An AKG Q701 was plugged on the headphone jack of my computer (I was unable to run my DAC on ABC/HR). Sound volume varies during the test (rarely quiet, usually medium to high volume).
Last but not least, the graphs and stat analysis were created with kamedo2 online tool. I used Affinity for a quick and ugly photomontage (last graph).


RESULTS




RESULTS FOR MUSIC ONLY : 40 samples



RESULTS FOR VOICE ONLY (AUDIOBOOKS & MOVIES) : 12 + 8 samples



RESULTS FOR EACH GROUP OF SAMPLES






TINY CONCLUSION

► Exhale appears as the most enjoyable encoder at 96 kbps for my own taste and for this group of 60 various samples. It's (and by far) the slowest one but it's also the most “robust” one: there are no big failures on 6 differents groups of samples. Performance is the most homogeneous. Six samples (10% of total) were scored below 4.0, five at 4.0. Therefore it's not perfect.

► Fraunhofer's USAC is also good but fails with classical music. I noticed a kind of ringing here which really annoys me. You can check my ABCHR logs for more details. 18 samples (30% of total) are below 4.0 and five scored exactly 4.0. There are some obvious weakness here and I wouldn’t recommend Fraunhofer’s IIS xHE-AAC over Exhale unless encoding speed is your main concern (more than 4 time faster at this preset; be careful, lower preset with SBR enabled are much slower with Fraunhofer—but still faster than Exhale).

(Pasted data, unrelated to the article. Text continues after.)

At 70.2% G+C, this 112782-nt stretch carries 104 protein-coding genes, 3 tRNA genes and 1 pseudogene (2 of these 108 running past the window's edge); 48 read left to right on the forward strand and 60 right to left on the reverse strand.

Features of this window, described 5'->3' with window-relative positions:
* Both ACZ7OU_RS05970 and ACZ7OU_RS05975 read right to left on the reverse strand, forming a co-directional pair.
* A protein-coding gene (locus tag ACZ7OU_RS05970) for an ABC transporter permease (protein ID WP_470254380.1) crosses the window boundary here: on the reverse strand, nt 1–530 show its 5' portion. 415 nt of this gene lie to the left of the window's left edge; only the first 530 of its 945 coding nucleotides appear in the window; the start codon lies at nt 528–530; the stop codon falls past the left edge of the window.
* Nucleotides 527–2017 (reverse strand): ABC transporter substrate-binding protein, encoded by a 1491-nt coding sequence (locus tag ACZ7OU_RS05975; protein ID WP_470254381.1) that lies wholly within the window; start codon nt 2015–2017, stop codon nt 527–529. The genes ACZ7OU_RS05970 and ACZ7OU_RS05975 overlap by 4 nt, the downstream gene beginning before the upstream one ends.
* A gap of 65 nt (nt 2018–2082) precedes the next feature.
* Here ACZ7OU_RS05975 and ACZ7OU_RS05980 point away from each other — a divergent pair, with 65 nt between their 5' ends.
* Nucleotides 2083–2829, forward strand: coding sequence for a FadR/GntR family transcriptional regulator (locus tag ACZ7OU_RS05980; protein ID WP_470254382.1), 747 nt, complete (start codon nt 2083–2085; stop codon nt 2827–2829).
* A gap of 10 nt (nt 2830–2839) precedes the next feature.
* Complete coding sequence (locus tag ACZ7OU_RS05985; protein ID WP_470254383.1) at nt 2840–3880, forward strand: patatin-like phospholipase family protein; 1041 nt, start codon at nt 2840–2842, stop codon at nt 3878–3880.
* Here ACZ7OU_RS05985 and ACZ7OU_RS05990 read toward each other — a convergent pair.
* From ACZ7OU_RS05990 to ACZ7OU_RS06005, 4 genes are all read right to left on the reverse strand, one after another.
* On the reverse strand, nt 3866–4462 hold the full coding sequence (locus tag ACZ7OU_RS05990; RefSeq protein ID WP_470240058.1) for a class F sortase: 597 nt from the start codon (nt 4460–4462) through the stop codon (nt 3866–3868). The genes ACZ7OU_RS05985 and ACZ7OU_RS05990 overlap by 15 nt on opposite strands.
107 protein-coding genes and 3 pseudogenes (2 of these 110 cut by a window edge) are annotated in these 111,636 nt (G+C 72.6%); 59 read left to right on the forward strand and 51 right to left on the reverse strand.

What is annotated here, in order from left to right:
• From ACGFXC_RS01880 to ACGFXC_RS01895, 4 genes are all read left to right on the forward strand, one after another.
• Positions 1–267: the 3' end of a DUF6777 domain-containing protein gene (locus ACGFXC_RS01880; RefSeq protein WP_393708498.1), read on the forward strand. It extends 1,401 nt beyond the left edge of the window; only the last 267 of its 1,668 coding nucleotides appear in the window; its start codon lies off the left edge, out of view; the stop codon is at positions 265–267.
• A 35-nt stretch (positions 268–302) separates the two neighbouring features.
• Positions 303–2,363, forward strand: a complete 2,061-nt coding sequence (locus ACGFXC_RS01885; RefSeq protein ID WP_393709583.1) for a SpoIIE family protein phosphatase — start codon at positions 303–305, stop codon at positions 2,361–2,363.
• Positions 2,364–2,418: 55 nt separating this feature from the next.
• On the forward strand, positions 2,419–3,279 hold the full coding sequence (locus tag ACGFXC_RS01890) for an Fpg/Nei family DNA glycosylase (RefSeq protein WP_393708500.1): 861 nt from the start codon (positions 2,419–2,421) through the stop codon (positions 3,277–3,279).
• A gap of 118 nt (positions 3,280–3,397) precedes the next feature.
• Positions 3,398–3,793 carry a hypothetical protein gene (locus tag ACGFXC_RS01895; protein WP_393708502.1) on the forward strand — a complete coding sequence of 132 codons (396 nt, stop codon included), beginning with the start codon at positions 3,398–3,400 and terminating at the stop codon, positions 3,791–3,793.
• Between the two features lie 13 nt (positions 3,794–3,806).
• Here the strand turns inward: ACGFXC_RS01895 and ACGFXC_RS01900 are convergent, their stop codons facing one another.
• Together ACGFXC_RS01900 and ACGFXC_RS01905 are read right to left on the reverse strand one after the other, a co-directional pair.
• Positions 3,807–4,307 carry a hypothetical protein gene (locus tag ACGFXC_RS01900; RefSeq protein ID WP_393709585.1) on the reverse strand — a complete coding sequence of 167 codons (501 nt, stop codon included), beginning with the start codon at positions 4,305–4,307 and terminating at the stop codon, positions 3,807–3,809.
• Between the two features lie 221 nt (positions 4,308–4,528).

► Opus is fine but has some has more issues on the "critical" group of samples (which surprises me because OPUS is usually stellar on sharpness/transients/preecho — but there are concerns on “tonal” samples, which could also explain some disappointment with classical music). More details can be found I guess on my ABC/HR logs. 16 samples were scored below 4.0 and 3 at exactly 4.0. It’s similar to Fraunhofer’s but far not as good as Exhale.


ON REAL LIFE
I finished the first part of the test (40 music samples) 2 weeks ago and checked immediately after the results. After that I decided to convert a part of my classical library with Exhale at ~96 kbps with EZ CDA converter. 15000 tracks from various sources and sample rate were encoded and resampled to 44100 Hz (it was looooong… but at least I didn’t get any errors nor corrupted files I usually got with foobar2000 resampler and exhale.exe). The average bitrate is 98 kbps which is close to what I get on my bitrate table (98 kbps on average and 96 kbps for classical music only). I can play those files on Android with GoneMAD player which is a pleasant audio player.

My feelings after two weeks of listening Exhale at 98 kbps? Are they consistent with the results I get with ABC/HR?
Well, yes and no. Sound quality is usually excellent and I’m often amazed because such quality was never achievable below 100 kbps. But there are still albums that are not so pleasing.Distortion is most often rather small but it still there and audible—and sometimes irritating.

I would therefore say that Exhale at ~96 kbps is not totally as good as Apple’s AAC at 128 kbps which takes 30% more space.

Re: Personal Blind Listening Test: xHE-AAC (Exhale vs Fraunhofer) vs OPUS at 96 kbps

Reply #1
Impressive work!

Nice to see that exhale is quickly reaching maturity.

Re: Personal Blind Listening Test: xHE-AAC (Exhale vs Fraunhofer) vs OPUS at 96 kbps

Reply #2
Interesting test, Guru.

exhale is superior that Fraunhofer implementation at 96 kbps. Maybe they should hire Chris  :P  :))

Seriously, I think it's a good approach of having two encoders. Exhale is developed for bitrate range 36+ kbps  while Fraunhofer encoder has an edge at 12-32 kbps.

 

Re: Personal Blind Listening Test: xHE-AAC (Exhale vs Fraunhofer) vs OPUS at 96 kbps

Reply #3
Wow, that's a lot of 5.0s. Whether or not Opus or FhG can do a better job on some tracks, it's really something to see such high transparency at 98 kbps.